Bearded vulture egg extracted from nest in Corsica – first step to save this highly endangered population from extinction

Scaling the Mountain

The egg collection team on their way to the Bearded Vulture Nesting Site

The sole egg of one of the few remaining bearded vulture pairs in Corsica was extracted from a wild nest on the 26th February by a team from the Parc Naturel Regional de Corse and from the Vulture Conservation Foundation – a last ditch effort to try to prevent the disappearance of this species from the island.

Nesting site Corsica

The Bearded Vulture nesting cliff, Corsica

This pair had not bred successfully for the last 10 years, so vulture conservationists tried to collect the egg to try to hatch it artificially and at least save the genetic pool.

The bearded vulture population of Corsica is the last surviving genetic pool of a former meta- population including Sicily, Sardinia, Corsica and the Alps. Not a single bird of this originally large population survived in captivity.

During the last 25 years the bearded vulture population has been declining in Corsica, with the decline most evident in the last few years – from 10 pairs 10 years ago to the current 5.  The number of fledglings has also been very poor – between 0 to 2 fledglings per year).

This situation was mostly caused by 4 main threats:

  1. Low genetic variability and inbreeding (the mean number of alleles per locus is much lower than in larger historic and recent populations, and also than in other island populations like the historic Sardinian or the recent Crete population)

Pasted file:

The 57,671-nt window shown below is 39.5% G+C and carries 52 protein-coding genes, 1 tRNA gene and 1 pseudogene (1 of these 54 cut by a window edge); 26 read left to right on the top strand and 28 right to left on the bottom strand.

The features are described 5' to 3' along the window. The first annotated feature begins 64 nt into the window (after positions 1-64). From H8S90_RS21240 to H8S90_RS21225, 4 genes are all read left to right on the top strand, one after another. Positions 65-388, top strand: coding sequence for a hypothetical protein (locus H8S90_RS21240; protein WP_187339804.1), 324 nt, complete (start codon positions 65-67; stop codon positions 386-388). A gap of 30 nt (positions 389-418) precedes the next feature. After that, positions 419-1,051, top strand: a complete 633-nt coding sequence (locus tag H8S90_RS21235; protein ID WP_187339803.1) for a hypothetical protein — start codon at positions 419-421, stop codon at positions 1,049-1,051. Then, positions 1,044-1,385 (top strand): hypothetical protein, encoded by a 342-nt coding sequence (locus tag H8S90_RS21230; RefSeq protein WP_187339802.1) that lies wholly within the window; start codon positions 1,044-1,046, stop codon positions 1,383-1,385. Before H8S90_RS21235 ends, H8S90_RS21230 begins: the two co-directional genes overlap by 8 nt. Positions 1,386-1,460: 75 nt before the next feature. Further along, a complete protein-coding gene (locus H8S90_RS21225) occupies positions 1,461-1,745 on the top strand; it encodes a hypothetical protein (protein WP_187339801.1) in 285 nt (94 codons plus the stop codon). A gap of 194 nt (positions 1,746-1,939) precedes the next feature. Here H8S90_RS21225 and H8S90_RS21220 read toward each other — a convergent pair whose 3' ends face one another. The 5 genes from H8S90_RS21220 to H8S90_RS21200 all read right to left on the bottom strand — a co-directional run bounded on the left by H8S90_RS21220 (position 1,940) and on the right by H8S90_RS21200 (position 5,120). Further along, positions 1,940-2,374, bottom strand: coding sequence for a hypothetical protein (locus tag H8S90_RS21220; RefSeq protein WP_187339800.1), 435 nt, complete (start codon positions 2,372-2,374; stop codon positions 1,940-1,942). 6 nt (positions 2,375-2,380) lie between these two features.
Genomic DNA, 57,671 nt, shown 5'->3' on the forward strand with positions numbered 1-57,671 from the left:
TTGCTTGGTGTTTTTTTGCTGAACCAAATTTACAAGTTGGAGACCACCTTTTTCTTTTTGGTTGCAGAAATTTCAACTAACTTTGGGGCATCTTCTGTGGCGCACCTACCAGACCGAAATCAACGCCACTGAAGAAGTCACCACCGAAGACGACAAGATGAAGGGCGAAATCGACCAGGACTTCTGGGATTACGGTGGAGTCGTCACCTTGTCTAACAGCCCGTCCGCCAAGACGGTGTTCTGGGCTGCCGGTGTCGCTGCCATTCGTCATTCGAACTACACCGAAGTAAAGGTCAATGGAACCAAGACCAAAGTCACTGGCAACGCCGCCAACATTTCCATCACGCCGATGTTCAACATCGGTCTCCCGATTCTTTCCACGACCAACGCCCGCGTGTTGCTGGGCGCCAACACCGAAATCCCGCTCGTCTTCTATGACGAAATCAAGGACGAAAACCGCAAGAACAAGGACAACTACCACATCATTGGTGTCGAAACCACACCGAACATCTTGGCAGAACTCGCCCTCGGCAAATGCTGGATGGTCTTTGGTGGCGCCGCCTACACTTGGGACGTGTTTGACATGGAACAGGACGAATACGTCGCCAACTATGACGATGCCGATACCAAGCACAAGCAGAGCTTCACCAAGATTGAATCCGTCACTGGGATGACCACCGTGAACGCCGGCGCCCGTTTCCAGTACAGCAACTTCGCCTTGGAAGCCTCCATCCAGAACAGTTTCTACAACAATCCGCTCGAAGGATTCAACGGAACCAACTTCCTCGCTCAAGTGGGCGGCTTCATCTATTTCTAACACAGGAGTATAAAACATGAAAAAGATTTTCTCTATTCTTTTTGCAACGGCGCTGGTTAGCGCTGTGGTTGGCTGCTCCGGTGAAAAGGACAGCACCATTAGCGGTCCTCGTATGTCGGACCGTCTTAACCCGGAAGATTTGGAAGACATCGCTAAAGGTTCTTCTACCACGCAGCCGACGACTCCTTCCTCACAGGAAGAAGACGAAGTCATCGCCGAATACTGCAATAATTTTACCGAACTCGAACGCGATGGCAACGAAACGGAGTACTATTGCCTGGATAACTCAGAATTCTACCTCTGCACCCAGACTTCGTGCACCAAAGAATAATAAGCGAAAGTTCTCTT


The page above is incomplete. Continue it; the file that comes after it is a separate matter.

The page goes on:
2. Mortality due to anthropomorphic reasons (shooting, poison, lead intoxication, etc.)
  3. Lack of food resources
  4. Stochastic demographic events due to very low number of individuals

An expert group that included local, national and international institutions then drafted an emergency action plan to redress the dramatic decrease and secure the surviving of this unique genetic pool. Two main actions have been agreed

  1. increase in situ the genetic diversity of this population by restocking with birds coming from the captive breeding network
  2. secure in long term the Corsican genetic information in an ex situ program, including Corsican birds in the Bearded Vulture EEP: create a Corsican genetic reserve.


Gently placing the single collected egg into the transport box on its way to the incubator

Parallel to these, it was deemed necessary to continue to provide supplementary feeding to the Corsican birds, through a revamped and intensive programme of provisioning food to supplementary feeding sites. In the long term, actions to promote the increase of the wild moufflon population, and also the extensive grazing in the mountains, would be necessary.


The precious egg safely in the incubator

The collection of the bearded vulture egg that took place this week is thus one part of this integrated plan to save the species, and is part of an operation that is funded by the Fondation Prince Albert II de Monaco.

The egg is fertile but very small (only 170g) and it´s air membrane has some strange shape. If  a chick hatches, then it will be raised through foster parents within the bearded vulture captive breeding network. Please watch this space for news!


Members of the collection team

Photos: Nicolas Robert & Jean François Seguin (PNRC)

This article was first published by the Vulture Conservation Foundation 16 March 2016

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